Government of New Brunswick

The potato flea beetle is primarily a pest of potato but it also attacks cucumber, eggplant, pepper, tomato and such other plants as jimsonweed, tobacco, large white petunia, groundcherry and bittersweet.



The potato flea beetle adult is small, 1.7 mm in length and 1 mm wide. It is black with brown legs and antennae. The beetles jump actively, particularly when disturbed, but they do not fly. They may be found on all above-ground parts of the potato plant as well as on the soil surface. They feed on both the upper and lower leaf surfaces, but more frequently on the upper surface.

The larva is a slender white grub with a dark brown head and minute legs. When full-grown, it is about 5 mm in length. As a rule, larvae inhabit the soil around potato roots. On occasion, they may enter the tubers, in which case the tuber displays small pimples or hollows at the point of entry and the tunnels are filled with corky tissue.

Life History

This beetle has one generation per year. Adults overwinter at the soil surface among litter or undergrowth either in, or close to, the potato fields in which the adults fed during the previous summer. In spring, adults move to potato fields where they feed on the foliage of newly-emerged potato plants. If potato crops have not yet emerged, the beetles feed on weeds or volunteer plants. In potato fields, females lay eggs in the soil surrounding potato plants. After laying eggs, the overwintered adults die. Usually all overwintered adults are dead by the time of first bloom of potato plants.

Larvae hatch about one week after the eggs are laid, feed primarily upon the finer roots of potato plants, complete development in about 4 to 5 weeks, then pupate in the soil. The pupal stage lasts about one week. Adults emerge from the soil, usually in late July or August, and feed on potato leaves. The density of adults rises rapidly during emergence, reaching a peak in August. Feeding continues on potato leaves until adults enter overwintering sites.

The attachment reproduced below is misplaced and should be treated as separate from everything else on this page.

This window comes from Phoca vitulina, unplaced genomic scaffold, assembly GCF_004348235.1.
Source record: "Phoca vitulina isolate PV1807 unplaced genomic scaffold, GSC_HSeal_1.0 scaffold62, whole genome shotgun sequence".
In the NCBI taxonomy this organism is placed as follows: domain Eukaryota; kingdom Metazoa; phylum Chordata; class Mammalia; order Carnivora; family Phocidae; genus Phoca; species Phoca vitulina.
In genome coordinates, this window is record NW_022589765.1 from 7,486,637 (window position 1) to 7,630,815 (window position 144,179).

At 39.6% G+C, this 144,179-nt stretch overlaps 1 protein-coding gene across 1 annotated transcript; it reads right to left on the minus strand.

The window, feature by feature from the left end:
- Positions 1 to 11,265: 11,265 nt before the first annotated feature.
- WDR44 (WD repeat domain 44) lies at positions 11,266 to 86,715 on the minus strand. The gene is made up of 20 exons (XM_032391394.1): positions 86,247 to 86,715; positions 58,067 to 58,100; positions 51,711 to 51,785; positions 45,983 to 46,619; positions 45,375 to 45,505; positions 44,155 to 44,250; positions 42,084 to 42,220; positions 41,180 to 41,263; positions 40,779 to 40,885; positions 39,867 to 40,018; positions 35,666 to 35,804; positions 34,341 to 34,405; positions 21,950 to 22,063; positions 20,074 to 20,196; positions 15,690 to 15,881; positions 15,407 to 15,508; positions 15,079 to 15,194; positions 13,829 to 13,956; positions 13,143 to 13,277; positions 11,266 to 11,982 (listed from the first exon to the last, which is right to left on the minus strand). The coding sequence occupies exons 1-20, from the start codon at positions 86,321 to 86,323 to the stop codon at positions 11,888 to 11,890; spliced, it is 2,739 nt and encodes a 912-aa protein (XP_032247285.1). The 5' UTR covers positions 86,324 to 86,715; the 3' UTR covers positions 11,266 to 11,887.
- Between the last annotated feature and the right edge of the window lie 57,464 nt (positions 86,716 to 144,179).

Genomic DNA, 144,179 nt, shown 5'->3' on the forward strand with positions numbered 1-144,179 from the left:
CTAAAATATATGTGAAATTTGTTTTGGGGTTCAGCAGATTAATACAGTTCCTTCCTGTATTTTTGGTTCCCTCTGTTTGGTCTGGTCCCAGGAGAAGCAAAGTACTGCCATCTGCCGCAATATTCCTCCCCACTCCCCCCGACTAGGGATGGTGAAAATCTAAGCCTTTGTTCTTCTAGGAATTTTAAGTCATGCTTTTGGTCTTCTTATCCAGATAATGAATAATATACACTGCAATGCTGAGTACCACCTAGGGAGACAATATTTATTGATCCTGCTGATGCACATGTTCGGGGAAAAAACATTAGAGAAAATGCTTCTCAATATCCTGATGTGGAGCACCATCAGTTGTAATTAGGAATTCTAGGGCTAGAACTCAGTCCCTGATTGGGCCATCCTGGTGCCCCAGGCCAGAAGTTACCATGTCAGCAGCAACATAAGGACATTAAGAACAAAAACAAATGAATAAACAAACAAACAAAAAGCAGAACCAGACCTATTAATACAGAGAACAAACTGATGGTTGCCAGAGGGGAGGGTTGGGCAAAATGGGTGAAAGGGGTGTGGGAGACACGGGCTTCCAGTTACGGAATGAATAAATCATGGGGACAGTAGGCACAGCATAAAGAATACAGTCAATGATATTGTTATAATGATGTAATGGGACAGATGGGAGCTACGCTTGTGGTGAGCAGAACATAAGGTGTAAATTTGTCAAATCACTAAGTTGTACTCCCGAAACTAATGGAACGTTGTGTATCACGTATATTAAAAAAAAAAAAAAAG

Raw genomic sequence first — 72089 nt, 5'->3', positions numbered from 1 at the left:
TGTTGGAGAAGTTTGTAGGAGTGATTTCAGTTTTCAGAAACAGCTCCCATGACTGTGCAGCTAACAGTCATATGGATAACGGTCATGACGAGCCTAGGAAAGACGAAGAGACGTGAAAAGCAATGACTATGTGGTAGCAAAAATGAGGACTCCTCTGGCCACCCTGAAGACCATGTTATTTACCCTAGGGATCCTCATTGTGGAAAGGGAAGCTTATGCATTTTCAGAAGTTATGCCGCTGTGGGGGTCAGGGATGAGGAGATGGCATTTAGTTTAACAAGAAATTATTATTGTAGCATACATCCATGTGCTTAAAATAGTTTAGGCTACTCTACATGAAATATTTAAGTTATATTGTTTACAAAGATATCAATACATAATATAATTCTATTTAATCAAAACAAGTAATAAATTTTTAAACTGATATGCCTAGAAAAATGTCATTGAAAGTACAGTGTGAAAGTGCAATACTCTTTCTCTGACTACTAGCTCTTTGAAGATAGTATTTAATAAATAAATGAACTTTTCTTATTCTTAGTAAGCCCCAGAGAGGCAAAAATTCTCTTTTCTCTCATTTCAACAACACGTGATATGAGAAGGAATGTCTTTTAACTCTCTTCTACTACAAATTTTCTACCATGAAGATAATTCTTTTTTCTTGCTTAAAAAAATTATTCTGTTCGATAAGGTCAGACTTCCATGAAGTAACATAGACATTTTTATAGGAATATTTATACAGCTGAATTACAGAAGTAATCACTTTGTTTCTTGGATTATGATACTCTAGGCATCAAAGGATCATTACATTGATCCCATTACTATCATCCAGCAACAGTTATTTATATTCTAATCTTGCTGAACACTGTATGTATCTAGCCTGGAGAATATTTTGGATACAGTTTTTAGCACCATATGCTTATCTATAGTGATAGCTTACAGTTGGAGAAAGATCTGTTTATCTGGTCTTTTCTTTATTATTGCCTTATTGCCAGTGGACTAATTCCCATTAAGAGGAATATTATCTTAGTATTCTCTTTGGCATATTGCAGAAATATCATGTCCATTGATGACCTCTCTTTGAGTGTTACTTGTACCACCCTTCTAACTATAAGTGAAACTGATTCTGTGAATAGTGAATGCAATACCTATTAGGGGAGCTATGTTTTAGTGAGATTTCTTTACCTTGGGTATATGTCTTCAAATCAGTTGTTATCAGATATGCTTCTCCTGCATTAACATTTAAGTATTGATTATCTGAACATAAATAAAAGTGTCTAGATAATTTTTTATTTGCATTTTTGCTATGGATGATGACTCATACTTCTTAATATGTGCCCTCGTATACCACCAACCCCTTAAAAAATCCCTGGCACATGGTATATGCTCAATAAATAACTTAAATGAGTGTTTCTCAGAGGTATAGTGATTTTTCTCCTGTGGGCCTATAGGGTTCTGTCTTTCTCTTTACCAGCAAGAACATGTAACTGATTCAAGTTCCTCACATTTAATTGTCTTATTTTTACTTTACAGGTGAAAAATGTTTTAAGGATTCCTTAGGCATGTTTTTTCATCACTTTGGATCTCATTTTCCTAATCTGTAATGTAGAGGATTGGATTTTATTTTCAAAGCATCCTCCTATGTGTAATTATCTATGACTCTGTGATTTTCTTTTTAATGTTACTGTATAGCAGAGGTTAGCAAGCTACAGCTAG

Crop Injury

Feeding injury, whether by adults on potato leaves in spring or late summer, or by larvae on tubers and roots and transmission of plant pathogens, are all potential ways in which this flea beetle may reduce potato yields both in terms of quality and quantity. Adult feeding on leaves results in rounded feeding scars, 0.1 to 5 mm in diameter, which usually penetrate through the leaf to form a hole. When the beetle is abundant, potato leaflets eventually exhibit a "shot-holed" appearance. Direct damage to tubers by this flea beetle is minor; it can usually be removed by peeling the tubers.

Early-season feeding by the adult is not normally considered significant probably because control measures against Colorado potato beetle also kill the flea beetle. Adult late-summer feeding in areas where potato crops do not receive insecticide late in the season can cause significant damage.

In some years in some areas of the Maritimes, control of this flea beetle is definitely justified on economic grounds. Diseases reported to be associated with this beetle include verticillium wilt, fusarium dry rot and rhizoctonia, as well as common scab.

Pest Management

Monitoring - Large numbers of beetles late in the season could reduce yields in some varieties.

Cultural Practices - This flea beetle tends to be more abundant in those parts of potato fields that are adjacent to uncultivated areas. In such places, the vegetation provides food for the beetles. It also retains snow which, by insulating the overwintering beetles from severe cold, may enhance their survival. Because the adult of this flea beetle does not fly, separation of uncultivated areas from potato fields may reduce populations in potato fields. Control of volunteer potato and of alternate hosts may also be used to starve overwintered adults in the spring before potato crops emerge.

Resistant Varieties - Some varieties, because of their vigour can probably tolerate more injury.

Chemical Control - Potato plants are treated with insecticides aimed at a variety of other insect pests. In most cases, those insecticides also control flea beetles so that, in many regions, specific applications against this flea beetle are uncommon. Insecticides recommended against emerging adults should be applied about two weeks after the first adults appear.